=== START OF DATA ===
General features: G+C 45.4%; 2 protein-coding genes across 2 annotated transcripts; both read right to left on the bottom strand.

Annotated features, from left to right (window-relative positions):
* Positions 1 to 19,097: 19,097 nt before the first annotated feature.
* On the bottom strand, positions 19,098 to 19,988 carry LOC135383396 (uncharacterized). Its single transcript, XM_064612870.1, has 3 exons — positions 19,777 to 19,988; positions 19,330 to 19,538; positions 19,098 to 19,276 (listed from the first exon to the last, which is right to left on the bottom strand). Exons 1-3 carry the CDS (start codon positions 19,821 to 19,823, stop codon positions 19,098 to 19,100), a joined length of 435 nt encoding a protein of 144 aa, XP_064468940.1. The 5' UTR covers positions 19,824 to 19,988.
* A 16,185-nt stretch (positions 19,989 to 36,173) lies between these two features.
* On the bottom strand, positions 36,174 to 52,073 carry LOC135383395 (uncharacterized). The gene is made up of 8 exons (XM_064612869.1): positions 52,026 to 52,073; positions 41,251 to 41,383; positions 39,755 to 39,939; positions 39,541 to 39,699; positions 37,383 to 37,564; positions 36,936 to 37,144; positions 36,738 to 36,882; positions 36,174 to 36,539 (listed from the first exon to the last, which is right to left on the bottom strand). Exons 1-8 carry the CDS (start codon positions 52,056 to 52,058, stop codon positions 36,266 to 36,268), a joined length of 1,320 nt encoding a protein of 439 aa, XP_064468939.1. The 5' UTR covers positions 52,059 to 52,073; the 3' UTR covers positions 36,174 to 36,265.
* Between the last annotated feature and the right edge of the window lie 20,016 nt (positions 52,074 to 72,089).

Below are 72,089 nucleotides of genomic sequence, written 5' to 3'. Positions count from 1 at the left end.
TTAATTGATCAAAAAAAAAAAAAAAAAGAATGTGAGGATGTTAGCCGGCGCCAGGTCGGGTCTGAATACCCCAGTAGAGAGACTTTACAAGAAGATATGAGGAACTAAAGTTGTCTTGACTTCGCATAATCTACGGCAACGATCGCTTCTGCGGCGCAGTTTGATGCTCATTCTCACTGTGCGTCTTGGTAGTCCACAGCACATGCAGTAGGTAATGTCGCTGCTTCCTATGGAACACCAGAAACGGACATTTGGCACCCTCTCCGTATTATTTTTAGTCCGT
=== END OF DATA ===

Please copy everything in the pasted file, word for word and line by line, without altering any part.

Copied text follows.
General features: G+C 45.4%; 2 protein-coding genes across 2 annotated transcripts; both read right to left on the bottom strand.

Annotated features, from left to right (window-relative positions):
* Positions 1 to 19,097: 19,097 nt before the first annotated feature.
* On the bottom strand, positions 19,098 to 19,988 carry LOC135383396 (uncharacterized). Its single transcript, XM_064612870.1, has 3 exons — positions 19,777 to 19,988; positions 19,330 to 19,538; positions 19,098 to 19,276 (listed from the first exon to the last, which is right to left on the bottom strand). Exons 1-3 carry the CDS (start codon positions 19,821 to 19,823, stop codon positions 19,098 to 19,100), a joined length of 435 nt encoding a protein of 144 aa, XP_064468940.1. The 5' UTR covers positions 19,824 to 19,988.
* A 16,185-nt stretch (positions 19,989 to 36,173) lies between these two features.
* On the bottom strand, positions 36,174 to 52,073 carry LOC135383395 (uncharacterized). The gene is made up of 8 exons (XM_064612869.1): positions 52,026 to 52,073; positions 41,251 to 41,383; positions 39,755 to 39,939; positions 39,541 to 39,699; positions 37,383 to 37,564; positions 36,936 to 37,144; positions 36,738 to 36,882; positions 36,174 to 36,539 (listed from the first exon to the last, which is right to left on the bottom strand). Exons 1-8 carry the CDS (start codon positions 52,056 to 52,058, stop codon positions 36,266 to 36,268), a joined length of 1,320 nt encoding a protein of 439 aa, XP_064468939.1. The 5' UTR covers positions 52,059 to 52,073; the 3' UTR covers positions 36,174 to 36,265.
* Between the last annotated feature and the right edge of the window lie 20,016 nt (positions 52,074 to 72,089).

Below are 72,089 nucleotides of genomic sequence, written 5' to 3'. Positions count from 1 at the left end.
TTAATTGATCAAAAAAAAAAAAAAAAAGAATGTGAGGATGTTAGCCGGCGCCAGGTCGGGTCTGAATACCCCAGTAGAGAGACTTTACAAGAAGATATGAGGAACTAAAGTTGTCTTGACTTCGCATAATCTACGGCAACGATCGCTTCTGCGGCGCAGTTTGATGCTCATTCTCACTGTGCGTCTTGGTAGTCCACAGCACATGCAGTAGGTAATGTCGCTGCTTCCTATGGAACACCAGAAACGGACATTTGGCACCCTCTCCGTATTATTTTTAGTCCGT